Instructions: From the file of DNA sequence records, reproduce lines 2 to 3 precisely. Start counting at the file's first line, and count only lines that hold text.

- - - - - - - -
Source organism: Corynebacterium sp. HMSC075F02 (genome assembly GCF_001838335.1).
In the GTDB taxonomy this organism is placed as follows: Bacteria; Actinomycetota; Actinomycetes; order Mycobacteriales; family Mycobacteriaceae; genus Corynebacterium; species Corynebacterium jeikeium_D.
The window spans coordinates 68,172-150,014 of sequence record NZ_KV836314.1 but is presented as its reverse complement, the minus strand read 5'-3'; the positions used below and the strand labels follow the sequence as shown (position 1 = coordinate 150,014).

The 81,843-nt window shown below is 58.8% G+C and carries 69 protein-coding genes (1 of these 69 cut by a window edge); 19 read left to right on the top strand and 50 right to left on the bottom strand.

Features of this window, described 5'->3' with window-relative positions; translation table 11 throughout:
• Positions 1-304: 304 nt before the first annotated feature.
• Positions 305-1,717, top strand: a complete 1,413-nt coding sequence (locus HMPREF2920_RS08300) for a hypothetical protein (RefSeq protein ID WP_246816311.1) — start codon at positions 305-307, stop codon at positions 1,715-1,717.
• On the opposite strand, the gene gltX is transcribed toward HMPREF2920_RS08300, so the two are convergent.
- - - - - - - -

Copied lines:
In the GTDB taxonomy this organism is placed as follows: Bacteria; Actinomycetota; Actinomycetes; order Mycobacteriales; family Mycobacteriaceae; genus Corynebacterium; species Corynebacterium jeikeium_D.
The window spans coordinates 68,172-150,014 of sequence record NZ_KV836314.1 but is presented as its reverse complement, the minus strand read 5'-3'; the positions used below and the strand labels follow the sequence as shown (position 1 = coordinate 150,014).